Blinken says U.S. will rejoin JCPOA if Iran reverses its nuclear measures

February 2, 2021 - 21:49

TEHRAN - U.S. Secretary of State Antony Blinken says his country will return to the Iran nuclear deal if Tehran returns to compliance with the terms of the agreement, officially called the Joint Comprehensive Plan of Action (JCPOA).

“U.S. is willing to return to compliance with the 2015 nuclear deal if Iran does,” Blinken says in an interview with NBC News on Monday. 

Iran and the U.S. are caught in a dispute that which side should first honor its obligations under the JCPOA.

Analysts say it was the U.S. that quit the JCPOA and imposed sweeping sanctions on Iran and naturally it should take the first step in removing sanctions on the Islamic Republic.

Iran is still a party to the nuclear deal. It only started to decrease some of its commitments exactly one year after former President Donald Trump pulled the U.S. out of the agreement and slapped the harshest sanctions in history against Iran in line with his “maximum pressure” campaign against Tehran.  

Iran says its nuclear steps are in accordance with paragraph 36 of the JCPOA which has “provided a mechanism to resolve disputes and allows one side, under certain circumstances, to stop complying with the deal if the other side is out of compliance.”

On the question over who must take the first step in returning to the JCPOA, Iranian Foreign Minister Mohammad Javad Zarif told CNN late on Monday that this issue could be resolved by European Union foreign policy chief Josep Borrell.

Borrell could put his "hat on" as coordinator for the Joint Commission of the JCPOA "and sort of choreographing the actions that are needed to be taken by the United States and the actions that are needed to be taken by Iran," Zarif said.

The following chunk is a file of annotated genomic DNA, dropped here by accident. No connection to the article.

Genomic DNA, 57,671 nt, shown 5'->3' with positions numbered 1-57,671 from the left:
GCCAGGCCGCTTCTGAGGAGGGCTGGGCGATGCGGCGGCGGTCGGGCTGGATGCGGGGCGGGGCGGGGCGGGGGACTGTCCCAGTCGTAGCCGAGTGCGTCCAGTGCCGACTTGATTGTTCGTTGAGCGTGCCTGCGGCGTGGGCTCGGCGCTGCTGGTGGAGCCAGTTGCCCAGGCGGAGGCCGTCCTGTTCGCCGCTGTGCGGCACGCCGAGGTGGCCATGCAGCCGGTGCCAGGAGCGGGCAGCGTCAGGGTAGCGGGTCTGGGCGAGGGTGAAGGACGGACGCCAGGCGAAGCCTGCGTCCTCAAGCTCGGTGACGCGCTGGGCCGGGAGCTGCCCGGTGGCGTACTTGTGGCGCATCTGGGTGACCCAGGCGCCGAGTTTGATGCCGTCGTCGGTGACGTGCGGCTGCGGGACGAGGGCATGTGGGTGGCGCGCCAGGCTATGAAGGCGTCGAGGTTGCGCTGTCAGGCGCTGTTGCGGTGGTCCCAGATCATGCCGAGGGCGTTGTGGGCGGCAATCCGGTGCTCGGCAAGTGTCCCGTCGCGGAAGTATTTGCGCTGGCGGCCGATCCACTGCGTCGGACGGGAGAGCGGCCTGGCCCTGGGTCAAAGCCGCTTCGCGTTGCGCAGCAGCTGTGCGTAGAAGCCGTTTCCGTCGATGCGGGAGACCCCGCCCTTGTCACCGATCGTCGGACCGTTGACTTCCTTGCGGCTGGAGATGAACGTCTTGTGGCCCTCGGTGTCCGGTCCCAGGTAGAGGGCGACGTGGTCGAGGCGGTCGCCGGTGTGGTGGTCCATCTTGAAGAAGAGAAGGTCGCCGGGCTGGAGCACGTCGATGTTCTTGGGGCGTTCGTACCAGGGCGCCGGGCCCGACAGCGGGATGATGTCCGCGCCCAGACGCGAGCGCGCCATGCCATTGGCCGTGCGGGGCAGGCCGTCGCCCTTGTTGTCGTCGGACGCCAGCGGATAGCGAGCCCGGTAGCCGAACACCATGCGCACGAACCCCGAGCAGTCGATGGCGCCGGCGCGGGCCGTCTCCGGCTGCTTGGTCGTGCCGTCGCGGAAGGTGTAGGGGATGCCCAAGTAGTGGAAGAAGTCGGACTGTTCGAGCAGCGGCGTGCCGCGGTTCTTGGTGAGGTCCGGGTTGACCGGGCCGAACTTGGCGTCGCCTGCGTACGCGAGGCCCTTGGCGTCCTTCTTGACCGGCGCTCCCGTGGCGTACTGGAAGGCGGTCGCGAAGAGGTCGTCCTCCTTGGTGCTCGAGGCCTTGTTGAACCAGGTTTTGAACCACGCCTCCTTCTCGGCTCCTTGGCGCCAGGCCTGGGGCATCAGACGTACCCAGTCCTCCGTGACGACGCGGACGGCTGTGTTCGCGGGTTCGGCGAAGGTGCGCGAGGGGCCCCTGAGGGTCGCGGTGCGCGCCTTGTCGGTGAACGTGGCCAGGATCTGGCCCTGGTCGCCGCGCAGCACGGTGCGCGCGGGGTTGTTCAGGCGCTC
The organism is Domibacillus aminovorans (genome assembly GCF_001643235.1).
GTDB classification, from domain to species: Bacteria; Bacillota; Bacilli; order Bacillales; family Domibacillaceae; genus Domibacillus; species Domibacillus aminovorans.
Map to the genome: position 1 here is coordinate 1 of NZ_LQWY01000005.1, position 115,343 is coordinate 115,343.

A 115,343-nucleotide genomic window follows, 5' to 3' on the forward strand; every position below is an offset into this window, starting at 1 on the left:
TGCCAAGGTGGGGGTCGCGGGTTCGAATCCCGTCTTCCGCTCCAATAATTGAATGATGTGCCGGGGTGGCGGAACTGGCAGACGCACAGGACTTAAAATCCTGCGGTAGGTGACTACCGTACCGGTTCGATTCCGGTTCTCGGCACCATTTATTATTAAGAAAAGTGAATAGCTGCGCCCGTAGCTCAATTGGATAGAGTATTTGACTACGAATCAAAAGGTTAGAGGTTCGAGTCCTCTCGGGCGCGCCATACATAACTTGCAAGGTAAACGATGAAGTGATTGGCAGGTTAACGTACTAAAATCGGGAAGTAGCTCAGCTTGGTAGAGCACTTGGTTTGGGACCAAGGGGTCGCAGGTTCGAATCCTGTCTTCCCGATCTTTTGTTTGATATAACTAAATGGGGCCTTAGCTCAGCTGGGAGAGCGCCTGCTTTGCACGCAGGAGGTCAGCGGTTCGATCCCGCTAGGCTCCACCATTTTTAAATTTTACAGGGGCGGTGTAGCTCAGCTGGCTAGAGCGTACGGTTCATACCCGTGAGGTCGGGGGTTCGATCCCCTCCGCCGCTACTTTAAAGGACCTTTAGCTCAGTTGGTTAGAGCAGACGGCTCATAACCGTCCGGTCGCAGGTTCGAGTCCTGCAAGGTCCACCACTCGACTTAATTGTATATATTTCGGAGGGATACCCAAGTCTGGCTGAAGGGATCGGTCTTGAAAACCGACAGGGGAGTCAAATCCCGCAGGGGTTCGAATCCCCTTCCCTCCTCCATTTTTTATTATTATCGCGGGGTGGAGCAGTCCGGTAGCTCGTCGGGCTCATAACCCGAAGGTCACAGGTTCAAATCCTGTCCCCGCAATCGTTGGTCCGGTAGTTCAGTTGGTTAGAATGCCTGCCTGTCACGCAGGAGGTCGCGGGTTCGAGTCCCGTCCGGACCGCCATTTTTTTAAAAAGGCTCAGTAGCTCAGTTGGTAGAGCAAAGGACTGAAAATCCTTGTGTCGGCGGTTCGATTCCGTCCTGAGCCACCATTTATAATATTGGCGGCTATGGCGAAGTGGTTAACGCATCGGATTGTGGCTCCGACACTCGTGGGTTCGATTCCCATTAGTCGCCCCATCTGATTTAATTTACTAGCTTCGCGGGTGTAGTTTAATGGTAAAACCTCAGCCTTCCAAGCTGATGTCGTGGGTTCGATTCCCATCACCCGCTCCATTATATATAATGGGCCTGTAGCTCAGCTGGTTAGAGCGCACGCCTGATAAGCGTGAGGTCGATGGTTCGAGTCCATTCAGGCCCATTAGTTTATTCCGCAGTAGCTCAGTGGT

Blinken also claimed that Tehran was months away from being able to produce enough fissile material for a nuclear weapon, adding it could be only "a matter of weeks" if Iran continues to lift restraints in the nuclear deal.

In December the Iranian parliament approved legislation obliging the government to increase uranium enrichment to 20 percent and suspend the Additional Protocol to the NPT if the sanctions against Iran are not lifted within two months.

In line with the implementation of the parliamentary act called “strategic action to lift sanctions”, the government started enriching uranium to 20 percent on January 4. 

Iran has said it has no intention to build weapons of mass destruction (WMDs), including nuclear arms. Leader of the Islamic Revolution Ayatollah Ali Khamenei has described production, stockpiling, and use of WMDs as haram (religiously banned).

In his Monday interview with CNN, Zarif said, "If we wanted to build a nuclear weapon we could have done it some time ago." 

Zarif added. "But we decided that nuclear weapons are not, would not augment our security and are in contradiction to our, eh, ideological views. And that is why we never pursued nuclear weapons."

Blinken also highlighted the importance of multilateralism and added the Biden administration will “work with U.S. allies and partners on a ‘longer and stronger’ agreement encompassing other issues.” 

Asked about whether the release of detained Americans, which was not part of previous talks, would be an absolute condition for an expanded nuclear treaty, he did not commit.

"Irrespective of ... any deal, those Americans need to be released. Period," he remarked, saying, "We're going to focus on making sure that they come home one way or another."

Trump quit the JCPOA in 2018, claiming it did not do enough to restrict Iran’s nuclear and missile programs or its influence in West Asia. 

According to Press TV, Zarif also told CNN that the JCPOA did not include Iran’s defensive capabilities because the U.S. was not prepared to stop its arms sales to the region as a precondition.
 
“The nuclear deal was negotiated based on what we could agree and what we could not agree. This is the deal that was made,” Zarif said.

“The United States has to accept that ... we decided not to agree upon certain things, not because we neglected them, but because the United States and its allies were not prepared to do what was necessary. Is the U.S. prepared to stop selling arms to our region?”

Zarif said Iran “spends a seventh of Saudi Arabia on defense, with 2.5 times its population."

“If it wants to talk about our defense … is the U.S. prepared to reduce hundreds of billions of dollars of weapons it is selling to our region? 

EE/PA

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